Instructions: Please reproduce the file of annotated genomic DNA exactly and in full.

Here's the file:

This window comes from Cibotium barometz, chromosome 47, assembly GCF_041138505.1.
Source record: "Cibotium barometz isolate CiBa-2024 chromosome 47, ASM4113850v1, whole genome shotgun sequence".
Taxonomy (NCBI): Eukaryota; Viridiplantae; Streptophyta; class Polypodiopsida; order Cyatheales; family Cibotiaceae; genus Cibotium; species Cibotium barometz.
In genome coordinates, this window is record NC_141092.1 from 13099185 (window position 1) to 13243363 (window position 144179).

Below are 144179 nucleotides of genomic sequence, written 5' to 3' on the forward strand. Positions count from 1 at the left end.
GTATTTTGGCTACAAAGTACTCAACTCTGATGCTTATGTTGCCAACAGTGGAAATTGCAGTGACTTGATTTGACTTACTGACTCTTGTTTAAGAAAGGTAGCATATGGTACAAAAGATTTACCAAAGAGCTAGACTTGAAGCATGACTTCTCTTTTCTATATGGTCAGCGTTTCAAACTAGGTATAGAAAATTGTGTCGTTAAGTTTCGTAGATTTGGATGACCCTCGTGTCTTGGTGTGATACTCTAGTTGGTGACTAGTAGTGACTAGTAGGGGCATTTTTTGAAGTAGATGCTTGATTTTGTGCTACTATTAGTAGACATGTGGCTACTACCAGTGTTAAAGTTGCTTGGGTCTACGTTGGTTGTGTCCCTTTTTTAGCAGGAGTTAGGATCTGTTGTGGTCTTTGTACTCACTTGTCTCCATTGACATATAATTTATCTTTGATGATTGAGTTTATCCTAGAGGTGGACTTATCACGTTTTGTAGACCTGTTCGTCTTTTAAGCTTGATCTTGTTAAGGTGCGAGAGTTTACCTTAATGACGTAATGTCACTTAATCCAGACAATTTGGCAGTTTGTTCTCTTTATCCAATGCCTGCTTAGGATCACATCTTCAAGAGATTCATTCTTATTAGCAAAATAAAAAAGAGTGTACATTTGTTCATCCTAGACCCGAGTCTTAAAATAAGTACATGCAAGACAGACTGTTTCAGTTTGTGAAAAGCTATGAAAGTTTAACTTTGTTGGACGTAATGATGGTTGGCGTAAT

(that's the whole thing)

This window comes from Cibotium barometz, chromosome 47, assembly GCF_041138505.1.
Source record: "Cibotium barometz isolate CiBa-2024 chromosome 47, ASM4113850v1, whole genome shotgun sequence".
Taxonomy (NCBI): Eukaryota; Viridiplantae; Streptophyta; class Polypodiopsida; order Cyatheales; family Cibotiaceae; genus Cibotium; species Cibotium barometz.
In genome coordinates, this window is record NC_141092.1 from 13099185 (window position 1) to 13243363 (window position 144179).

Below are 144179 nucleotides of genomic sequence, written 5' to 3' on the forward strand. Positions count from 1 at the left end.
GTATTTTGGCTACAAAGTACTCAACTCTGATGCTTATGTTGCCAACAGTGGAAATTGCAGTGACTTGATTTGACTTACTGACTCTTGTTTAAGAAAGGTAGCATATGGTACAAAAGATTTACCAAAGAGCTAGACTTGAAGCATGACTTCTCTTTTCTATATGGTCAGCGTTTCAAACTAGGTATAGAAAATTGTGTCGTTAAGTTTCGTAGATTTGGATGACCCTCGTGTCTTGGTGTGATACTCTAGTTGGTGACTAGTAGTGACTAGTAGGGGCATTTTTTGAAGTAGATGCTTGATTTTGTGCTACTATTAGTAGACATGTGGCTACTACCAGTGTTAAAGTTGCTTGGGTCTACGTTGGTTGTGTCCCTTTTTTAGCAGGAGTTAGGATCTGTTGTGGTCTTTGTACTCACTTGTCTCCATTGACATATAATTTATCTTTGATGATTGAGTTTATCCTAGAGGTGGACTTATCACGTTTTGTAGACCTGTTCGTCTTTTAAGCTTGATCTTGTTAAGGTGCGAGAGTTTACCTTAATGACGTAATGTCACTTAATCCAGACAATTTGGCAGTTTGTTCTCTTTATCCAATGCCTGCTTAGGATCACATCTTCAAGAGATTCATTCTTATTAGCAAAATAAAAAAGAGTGTACATTTGTTCATCCTAGACCCGAGTCTTAAAATAAGTACATGCAAGACAGACTGTTTCAGTTTGTGAAAAGCTATGAAAGTTTAACTTTGTTGGACGTAATGATGGTTGGCGTAAT